7. The hardest thing for the Panthers this year is going to be that they play in a tough division loaded full of passing offense, and they have a terrible secondary. It wouldn’t surprise me if they went 1-5 in the division, meaning a 7-3 mark against the rest of football leaves them out of the playoffs. And since they play the even tougher NFC West, a better division record by a game or two might STILL not be enough to get them in.

  8. ozymandias121 says: Jul 12, 2013 3:23 PM

    I will bet $100 they put the 49ers number 4 just to spite the Bay Area.

    I’d have them 3rd.

    Broncos (easiest schedule in the league, 14 wins easy)
    Seahawks (just feel that Seattle is better than SF)
    Niners (great all around team, but i think their QB is a mental midget compared to RW… maybe more athletically gifted, but RW just oozes leadership to me, whereas CK just oozes immaturity)

  9. The logic here for 25 is sound. Their terrible secondary hasn’t been addressed and it lost games for them last season. If you watched them play, you know it’s true.

    They have been weak the last two seasons and probably have a lame duck coach in Rivera. Oh but they have two rookie DTs and Cam.

    Good luck with that….

  10. Carin Gantt missed this one by a long shot. Of course, Carolina never has gotten much respect as compared to the media darlings of the Northeast. I am not sure that Big Ben can carry the whole load for the Steelers with a lack of running backs and wide receivers with an aging defense. Then there’s the Ravens who were ransacked worst than a Walmart on Black Friday. The Giants are getting older and have less talent than last year when they had a less than sparkling year. And now let’s talk about morale….can you spell Patriots? There has been a question about how they were going to use Tebow. To me, the Good Lord is giving clear indications that Tim needs to get hold of a Tight End playbook. And then there’s the —Skins. Not to wish any bad luck on a great player like RGIII but there is going to be huge pressure to stay healthy. Anyway, Cats are ranked too low.

  11. Carolina will be better this year than many people are expecting. The team seems to have a renewed focus on the traditional run game and with the talent they have in the backfield this should have been a no brainer. Gone with Chudzinski is the heavy reliance on the read option and by running the ball more consistently hopefully we will give those explosive offenses in the division less opportunities on the field.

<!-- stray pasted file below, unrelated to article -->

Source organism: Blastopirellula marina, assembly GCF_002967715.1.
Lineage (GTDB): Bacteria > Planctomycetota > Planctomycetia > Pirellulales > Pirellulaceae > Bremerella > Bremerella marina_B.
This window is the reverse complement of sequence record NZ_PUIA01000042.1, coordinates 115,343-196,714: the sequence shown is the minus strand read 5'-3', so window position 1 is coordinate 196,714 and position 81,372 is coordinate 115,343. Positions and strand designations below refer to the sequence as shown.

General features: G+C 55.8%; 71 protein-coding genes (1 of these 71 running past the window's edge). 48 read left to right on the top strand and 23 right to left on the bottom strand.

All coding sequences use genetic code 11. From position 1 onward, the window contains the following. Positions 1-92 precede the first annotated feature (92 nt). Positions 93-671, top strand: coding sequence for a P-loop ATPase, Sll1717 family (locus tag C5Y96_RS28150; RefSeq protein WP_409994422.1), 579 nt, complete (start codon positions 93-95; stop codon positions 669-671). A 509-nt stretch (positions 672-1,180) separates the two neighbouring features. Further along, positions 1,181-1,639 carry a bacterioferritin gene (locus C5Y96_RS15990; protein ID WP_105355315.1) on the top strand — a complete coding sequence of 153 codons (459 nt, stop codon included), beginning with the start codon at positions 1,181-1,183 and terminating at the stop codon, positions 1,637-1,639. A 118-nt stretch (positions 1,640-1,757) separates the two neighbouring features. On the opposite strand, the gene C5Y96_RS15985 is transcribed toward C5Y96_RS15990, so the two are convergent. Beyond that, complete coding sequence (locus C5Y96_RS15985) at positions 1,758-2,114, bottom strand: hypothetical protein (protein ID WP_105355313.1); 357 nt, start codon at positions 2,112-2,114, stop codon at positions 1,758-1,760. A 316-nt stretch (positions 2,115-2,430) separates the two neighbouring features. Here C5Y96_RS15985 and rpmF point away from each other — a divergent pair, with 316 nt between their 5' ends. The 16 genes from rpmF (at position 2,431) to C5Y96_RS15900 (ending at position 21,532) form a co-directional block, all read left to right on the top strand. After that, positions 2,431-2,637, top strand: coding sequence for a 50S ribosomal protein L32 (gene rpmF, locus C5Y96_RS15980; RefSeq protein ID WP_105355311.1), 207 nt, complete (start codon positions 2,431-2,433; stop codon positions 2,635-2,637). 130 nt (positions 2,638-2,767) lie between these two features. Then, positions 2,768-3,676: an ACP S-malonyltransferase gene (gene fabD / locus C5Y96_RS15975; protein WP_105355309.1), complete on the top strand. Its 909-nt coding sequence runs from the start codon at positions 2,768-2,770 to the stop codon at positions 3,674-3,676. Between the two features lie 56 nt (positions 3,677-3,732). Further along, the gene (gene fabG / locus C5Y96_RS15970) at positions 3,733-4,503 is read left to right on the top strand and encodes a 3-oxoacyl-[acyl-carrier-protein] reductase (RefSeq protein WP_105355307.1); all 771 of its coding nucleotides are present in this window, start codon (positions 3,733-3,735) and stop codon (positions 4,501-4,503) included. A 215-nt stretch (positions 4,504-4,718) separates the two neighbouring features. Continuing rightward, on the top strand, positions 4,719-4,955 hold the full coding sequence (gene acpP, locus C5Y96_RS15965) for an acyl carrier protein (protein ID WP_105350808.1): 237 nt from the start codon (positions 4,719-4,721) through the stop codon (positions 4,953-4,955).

Defensively the Panthers are improved. Yes the defensive backfield is a huge question mark, but the front seven has been significantly upgraded. With a stronger pass rush and a much stronger run defense, offenses will have a much more difficult time moving the ball. Even with mediocre secondary play this team could easily be a 10 win team.

    There are several teams in this division with question marks? The Saints have to improve on a defense that gave up nearly 450 yards per game, the Bucs have uncertainty at the quarterback position, so much so they drafted a qb this year, and the Falcons have some defensive questions to be answered themselves.

    One thing’s certain, this division has talent and will be extremely competitive.

  12. vegaskid21 says:
    Jul 12, 2013 9:14 PM
    I’m sorry but the very first sentence makes me laugh.

    – and whys that? Hardy C. Johnson Lotoulelei Edwards T. Davis Kuechly Beason ? Name a front 7 that is far And above better.

    And how is Cam not immensely talented? And please contest the playmaking ability of our offense..I beg you

  13. I want to get mad at this prediction, but then I realize A) it’s mid-July and B) the analysis is solid, even if the ranking seems low.

    Defensively, it all depends on how much better the line is. If it’s a ton better, we win more close games. If not, we’re going to be sweating through a ton of 45-38 games. Offensively, it depends on how well we run, which I’m a bit worried about because we have an O-line with a super-stud center and a bunch of what-ifs.

    If we had to start playing today, I’d say we probably go 9-7. I’m hoping we can get a good DB and OL that are salary cap cuts and do even better. The season can’t get here fast enough.